Assigning such adjectives often requires a deeper understanding of the social, historical, and political economy that underpins a conflict. In the case of the CAR, gaining such an understanding requires deep insights into elite, regional, and developmental factors. For example, the spectre of the “Emperor” Jean-Bedel Bokassa (from 1966 to 1976) and his personalization of politics still looms large over an impoverished country, bereft of the administrative wherewithal to control its sovereign territory effectively. Successive leaders of the CAR have contributed to the consolidation of a dysfunctional state, unable to meet its end of the social contract by providing basic services throughout its territory.

Geopolitically, the CAR sits on the fringe of two conflict complexes. A “conflict complex” can be defined as a set of interconnected conflicts or a network of intrastate conflicts, which cross national borders through the deliberate creation of alliances between national belligerents and subregional actors and governments. The northern conflict complex incorporates the Chadian Civil Wars (1965–79 and 2005–10), in which Chadian, Libyan, and Sudanese militias honed rapid and precise marauding guerrilla tactics of rebel deployment. These tactics were clearly evident in Séléka’s sweep from northern CAR to the installation of Michel Djotodia into the presidency in the capital, Bangui. The Chadian conflict system also incorporates elements from the Darfur conflict in Sudan (2003 to present), which continues to operate in parts of northeast CAR and southeast Chad. Here, disparate groups of well-trained and combat-hardened mercenaries are central to the subregional labor market in armed conflict. The CAR also sits to the north of the Great Lakes conflict complex, which, since the First Congo War began in 1996, has incorporated the Democratic Republic of Congo, Rwanda, and Uganda. So far any analysis of the nature of the CAR conflict has been silent about the implications of these neighboring conflict complexes, as well as the insecurity resulting from the movement of mercenaries, trafficking of small arms, and light weapons into the country.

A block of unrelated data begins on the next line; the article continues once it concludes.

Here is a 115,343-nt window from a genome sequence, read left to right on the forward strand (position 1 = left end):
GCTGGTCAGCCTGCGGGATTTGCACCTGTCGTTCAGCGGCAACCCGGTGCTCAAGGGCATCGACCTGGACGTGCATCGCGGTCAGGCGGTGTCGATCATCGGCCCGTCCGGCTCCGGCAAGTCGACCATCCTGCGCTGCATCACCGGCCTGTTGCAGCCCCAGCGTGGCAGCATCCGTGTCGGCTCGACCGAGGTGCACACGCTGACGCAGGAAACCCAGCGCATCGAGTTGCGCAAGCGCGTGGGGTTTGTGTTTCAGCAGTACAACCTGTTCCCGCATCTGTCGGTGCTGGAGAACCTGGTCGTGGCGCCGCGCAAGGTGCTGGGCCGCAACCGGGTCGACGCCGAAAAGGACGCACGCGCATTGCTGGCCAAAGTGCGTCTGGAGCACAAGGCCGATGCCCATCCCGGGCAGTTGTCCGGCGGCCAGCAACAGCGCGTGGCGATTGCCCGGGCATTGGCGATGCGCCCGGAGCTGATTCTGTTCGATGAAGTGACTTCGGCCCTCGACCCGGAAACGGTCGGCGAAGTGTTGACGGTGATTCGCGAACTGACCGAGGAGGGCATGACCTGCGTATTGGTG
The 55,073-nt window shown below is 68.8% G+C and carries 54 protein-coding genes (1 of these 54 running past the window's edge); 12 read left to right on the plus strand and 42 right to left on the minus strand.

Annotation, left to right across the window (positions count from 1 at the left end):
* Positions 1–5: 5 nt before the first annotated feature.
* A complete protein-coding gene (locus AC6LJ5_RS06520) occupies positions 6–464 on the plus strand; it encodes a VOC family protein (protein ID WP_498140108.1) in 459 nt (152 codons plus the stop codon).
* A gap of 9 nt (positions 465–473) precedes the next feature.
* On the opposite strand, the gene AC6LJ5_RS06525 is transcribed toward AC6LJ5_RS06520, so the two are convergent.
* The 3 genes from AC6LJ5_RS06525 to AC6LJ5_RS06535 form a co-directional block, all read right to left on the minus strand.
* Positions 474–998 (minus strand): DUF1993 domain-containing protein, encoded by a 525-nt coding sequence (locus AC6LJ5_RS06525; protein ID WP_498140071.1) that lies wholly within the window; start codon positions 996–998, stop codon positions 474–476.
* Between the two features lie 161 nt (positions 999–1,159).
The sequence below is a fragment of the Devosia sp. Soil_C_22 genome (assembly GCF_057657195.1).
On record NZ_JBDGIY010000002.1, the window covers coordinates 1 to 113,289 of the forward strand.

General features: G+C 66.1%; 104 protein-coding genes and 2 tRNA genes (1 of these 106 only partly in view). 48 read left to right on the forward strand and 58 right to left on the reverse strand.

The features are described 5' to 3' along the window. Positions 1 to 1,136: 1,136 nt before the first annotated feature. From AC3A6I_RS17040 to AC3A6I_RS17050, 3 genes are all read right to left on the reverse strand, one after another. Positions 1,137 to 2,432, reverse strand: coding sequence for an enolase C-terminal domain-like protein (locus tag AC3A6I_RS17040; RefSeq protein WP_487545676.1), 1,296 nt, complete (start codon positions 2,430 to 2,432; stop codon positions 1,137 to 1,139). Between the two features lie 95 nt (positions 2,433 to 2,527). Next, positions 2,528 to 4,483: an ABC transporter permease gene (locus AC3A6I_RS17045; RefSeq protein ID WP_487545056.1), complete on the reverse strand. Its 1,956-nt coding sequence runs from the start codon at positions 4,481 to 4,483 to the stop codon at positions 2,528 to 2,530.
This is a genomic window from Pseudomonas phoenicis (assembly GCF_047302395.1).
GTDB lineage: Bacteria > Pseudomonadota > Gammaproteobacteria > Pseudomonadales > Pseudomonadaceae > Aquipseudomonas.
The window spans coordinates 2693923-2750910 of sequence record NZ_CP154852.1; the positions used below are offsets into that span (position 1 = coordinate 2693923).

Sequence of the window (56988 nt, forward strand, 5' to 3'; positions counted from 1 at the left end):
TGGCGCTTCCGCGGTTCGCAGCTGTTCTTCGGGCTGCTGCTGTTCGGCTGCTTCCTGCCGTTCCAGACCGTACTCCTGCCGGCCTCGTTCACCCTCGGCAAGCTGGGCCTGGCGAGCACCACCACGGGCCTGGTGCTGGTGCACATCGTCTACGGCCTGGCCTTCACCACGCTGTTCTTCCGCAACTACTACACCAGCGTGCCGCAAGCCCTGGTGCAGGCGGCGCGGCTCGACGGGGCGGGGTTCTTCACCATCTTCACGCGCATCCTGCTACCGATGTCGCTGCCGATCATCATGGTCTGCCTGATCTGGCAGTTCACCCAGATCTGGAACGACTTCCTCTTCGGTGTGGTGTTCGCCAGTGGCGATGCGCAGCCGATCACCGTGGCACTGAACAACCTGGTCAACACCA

Meanwhile, UN Security Council Resolution 2127 is meant to set out the rules of engagement for both MISCA and French troops deploying in the CAR, while charting the course for a political solution to the crisis. UNSCR 2127’s focus on the role of the Seleka, the anti-Balaka (militias formed to counter Séléka repression post-March 2013), and the Lord’s Resistance Army (the anti-government rebel group from Uganda), highlights the understanding of the security threat posed by nonstate entities in the CAR. While Séléka rebels seem to have withdrawn with the advent of the African Union’s MISCA and French forces into the CAR, they certainly live to fight more battles. The exacerbation of insecurity, the expansion of the French forces under Operation Sangaris from 1,200 to 1,600 troops in February 2014, and the extension of their time commitment in the CAR to 20152“Centrafrique: L’opération Sangaris comptera 1.600 militaires français pour désarmer les milices,” Zone Militaire Magazine, accessed March 20, 2014, http://w demonstrate the challenges of moving beyond stabilization. As insecurity persists, the conflict complexes continue to feed contending networks on the CAR stage, which will add to the intractability of the current conflict. If peacebuilding initiatives are to be developed that give equal importance to statebuilding, everyday politics, and human security, a more thorough analysis of the conflict is needed that clearly distinguishes its form from its substance.